Phoenician's civilization





The Phoenicians cared nothing for fame; they have left behind them no histories to tell of their great men and their greater deeds. We only learn of them by the records of the other races whom they encountered in their roving. Hence we know nothing definite of any man among them until the Bible tells us of that Hiram, King of Tyre, who was the ally of King Solomon.

At that time--about 950 B.C.--Tyre seems to have held a sort of rulership over the other Phoenicians, being the chief city of a confederated league. Hiram thus exercised a power equal to that of Solomon, and over a people far wealthier than the Hebrews and more advanced in material culture. Solomon sought the aid of Phoenician artists and artisans to direct all his building work. He also arranged to have Hiram supply him with the celebrated cedar wood which the Phoenicians gathered from the forests of their huge mountain, Lebanon. Thousands of Tyrian slaves toiled in company with thousands of Hebrews in felling these giant trees and transporting them to the seashore to be carried thence to Palestine. Solomon repaid Hiram for all his aid with provisions, the products of the fields and flocks of the agricultural Hebrews. He paid also by giving twenty "cities" to Hiram, who so little admired the ceded land that he contemptuously gave it the name of "Cabul," which means rubbish.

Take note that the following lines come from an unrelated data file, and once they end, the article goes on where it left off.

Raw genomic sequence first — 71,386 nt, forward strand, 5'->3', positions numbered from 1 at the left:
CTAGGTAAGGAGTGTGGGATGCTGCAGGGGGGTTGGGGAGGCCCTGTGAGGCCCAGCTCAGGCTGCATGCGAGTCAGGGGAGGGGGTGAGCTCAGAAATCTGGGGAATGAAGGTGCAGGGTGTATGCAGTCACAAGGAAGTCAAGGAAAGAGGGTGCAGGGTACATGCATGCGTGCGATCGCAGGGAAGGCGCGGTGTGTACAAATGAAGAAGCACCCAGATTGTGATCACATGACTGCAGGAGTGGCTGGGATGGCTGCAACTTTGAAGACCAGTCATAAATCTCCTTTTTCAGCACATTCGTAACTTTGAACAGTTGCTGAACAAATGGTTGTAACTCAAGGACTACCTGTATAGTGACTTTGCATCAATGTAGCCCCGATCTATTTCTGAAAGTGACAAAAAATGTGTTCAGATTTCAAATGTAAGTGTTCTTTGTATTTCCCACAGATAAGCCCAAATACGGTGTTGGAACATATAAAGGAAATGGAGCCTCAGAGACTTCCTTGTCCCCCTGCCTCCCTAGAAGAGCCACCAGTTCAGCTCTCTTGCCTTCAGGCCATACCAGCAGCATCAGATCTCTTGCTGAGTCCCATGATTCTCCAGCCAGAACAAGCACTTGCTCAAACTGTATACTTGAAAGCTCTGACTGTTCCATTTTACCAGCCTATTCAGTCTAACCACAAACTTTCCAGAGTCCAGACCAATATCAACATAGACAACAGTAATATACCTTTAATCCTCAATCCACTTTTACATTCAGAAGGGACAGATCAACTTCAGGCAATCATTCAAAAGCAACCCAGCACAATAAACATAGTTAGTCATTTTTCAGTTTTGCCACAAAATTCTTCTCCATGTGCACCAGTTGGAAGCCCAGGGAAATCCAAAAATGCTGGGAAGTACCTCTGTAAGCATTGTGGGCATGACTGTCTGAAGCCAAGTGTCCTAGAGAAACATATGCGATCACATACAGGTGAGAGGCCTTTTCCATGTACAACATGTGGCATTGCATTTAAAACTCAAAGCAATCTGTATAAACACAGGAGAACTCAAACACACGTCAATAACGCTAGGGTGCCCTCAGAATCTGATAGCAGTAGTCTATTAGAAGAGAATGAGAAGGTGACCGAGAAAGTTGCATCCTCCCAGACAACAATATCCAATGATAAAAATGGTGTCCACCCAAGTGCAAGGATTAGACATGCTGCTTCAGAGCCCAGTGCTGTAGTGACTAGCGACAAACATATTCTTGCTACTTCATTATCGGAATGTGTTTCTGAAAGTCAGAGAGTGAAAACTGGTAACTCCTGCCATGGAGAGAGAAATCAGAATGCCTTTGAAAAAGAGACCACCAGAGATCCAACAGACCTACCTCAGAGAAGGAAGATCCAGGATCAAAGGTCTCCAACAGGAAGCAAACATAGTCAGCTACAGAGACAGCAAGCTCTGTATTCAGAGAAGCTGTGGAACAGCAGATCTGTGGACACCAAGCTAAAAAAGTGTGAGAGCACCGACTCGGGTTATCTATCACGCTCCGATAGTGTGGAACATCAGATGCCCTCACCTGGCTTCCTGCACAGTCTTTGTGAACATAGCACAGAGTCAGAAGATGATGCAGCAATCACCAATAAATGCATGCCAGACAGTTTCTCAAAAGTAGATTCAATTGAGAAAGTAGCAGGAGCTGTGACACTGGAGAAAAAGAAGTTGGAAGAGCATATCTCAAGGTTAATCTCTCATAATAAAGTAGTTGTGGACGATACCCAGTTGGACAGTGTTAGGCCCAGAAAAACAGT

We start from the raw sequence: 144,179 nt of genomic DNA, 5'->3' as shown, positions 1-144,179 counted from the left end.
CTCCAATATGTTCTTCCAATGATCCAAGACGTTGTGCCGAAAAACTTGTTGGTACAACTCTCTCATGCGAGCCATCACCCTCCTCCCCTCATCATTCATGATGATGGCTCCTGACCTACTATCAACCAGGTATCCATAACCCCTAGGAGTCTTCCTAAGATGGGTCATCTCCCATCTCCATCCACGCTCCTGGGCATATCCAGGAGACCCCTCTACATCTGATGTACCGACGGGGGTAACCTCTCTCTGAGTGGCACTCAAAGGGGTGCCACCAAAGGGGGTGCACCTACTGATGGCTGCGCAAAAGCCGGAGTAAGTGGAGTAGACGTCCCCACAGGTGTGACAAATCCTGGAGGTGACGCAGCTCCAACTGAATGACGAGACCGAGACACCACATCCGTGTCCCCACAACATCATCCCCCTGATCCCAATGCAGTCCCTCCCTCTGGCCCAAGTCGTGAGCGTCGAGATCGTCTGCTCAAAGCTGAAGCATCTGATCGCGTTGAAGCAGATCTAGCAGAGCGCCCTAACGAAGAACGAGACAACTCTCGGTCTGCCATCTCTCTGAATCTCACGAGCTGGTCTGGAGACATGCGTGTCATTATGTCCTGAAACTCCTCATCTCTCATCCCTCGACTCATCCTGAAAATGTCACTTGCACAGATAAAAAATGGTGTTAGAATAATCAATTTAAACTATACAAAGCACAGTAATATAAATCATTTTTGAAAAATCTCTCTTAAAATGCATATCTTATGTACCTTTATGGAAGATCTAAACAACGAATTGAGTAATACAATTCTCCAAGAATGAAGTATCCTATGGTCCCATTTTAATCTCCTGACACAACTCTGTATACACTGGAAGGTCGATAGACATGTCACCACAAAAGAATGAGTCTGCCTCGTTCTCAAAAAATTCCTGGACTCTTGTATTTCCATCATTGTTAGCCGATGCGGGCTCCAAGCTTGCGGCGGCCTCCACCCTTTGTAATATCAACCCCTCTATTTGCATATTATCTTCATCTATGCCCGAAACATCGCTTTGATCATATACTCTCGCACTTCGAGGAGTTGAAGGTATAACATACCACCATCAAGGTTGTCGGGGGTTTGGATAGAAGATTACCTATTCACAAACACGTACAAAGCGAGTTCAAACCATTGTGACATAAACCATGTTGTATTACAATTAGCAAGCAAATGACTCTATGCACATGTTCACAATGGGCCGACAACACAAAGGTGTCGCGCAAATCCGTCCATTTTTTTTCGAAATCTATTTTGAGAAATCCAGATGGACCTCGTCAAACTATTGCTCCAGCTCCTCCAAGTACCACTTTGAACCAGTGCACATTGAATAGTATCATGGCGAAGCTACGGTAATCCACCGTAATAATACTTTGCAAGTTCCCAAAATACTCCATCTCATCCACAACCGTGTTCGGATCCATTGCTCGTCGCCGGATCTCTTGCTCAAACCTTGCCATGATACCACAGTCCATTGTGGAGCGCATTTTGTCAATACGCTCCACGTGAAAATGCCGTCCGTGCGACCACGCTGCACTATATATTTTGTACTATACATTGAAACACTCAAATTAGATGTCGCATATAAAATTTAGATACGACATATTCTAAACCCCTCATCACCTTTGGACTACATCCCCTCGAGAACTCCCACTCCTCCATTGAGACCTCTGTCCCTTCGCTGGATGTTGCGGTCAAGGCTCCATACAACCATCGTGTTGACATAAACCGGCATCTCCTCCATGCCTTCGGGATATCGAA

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Read about Phoenician's civilization in the The Story of the Greatest Nations and the Worlds Famous Events Vol 1

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